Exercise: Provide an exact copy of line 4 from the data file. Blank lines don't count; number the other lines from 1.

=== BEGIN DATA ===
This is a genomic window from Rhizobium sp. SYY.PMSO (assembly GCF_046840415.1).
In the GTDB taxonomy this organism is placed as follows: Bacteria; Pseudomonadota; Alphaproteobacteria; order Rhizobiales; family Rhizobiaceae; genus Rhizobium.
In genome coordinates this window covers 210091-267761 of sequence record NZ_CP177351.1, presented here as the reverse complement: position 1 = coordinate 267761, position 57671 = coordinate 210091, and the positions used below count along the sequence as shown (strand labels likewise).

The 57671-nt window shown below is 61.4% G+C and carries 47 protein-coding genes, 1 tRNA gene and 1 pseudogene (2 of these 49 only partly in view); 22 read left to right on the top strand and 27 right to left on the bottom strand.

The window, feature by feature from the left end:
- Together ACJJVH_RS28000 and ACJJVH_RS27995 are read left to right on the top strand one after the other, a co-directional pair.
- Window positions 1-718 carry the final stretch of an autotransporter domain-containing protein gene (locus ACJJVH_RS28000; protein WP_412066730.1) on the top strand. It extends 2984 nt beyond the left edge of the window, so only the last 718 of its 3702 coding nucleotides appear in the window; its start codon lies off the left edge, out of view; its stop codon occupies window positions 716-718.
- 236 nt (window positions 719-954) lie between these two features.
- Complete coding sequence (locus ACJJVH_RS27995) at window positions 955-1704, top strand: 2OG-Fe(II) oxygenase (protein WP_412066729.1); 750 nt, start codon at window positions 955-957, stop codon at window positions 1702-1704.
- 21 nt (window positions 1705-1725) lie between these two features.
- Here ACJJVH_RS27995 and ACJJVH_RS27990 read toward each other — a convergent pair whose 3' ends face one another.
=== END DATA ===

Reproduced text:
The 57671-nt window shown below is 61.4% G+C and carries 47 protein-coding genes, 1 tRNA gene and 1 pseudogene (2 of these 49 only partly in view); 22 read left to right on the top strand and 27 right to left on the bottom strand.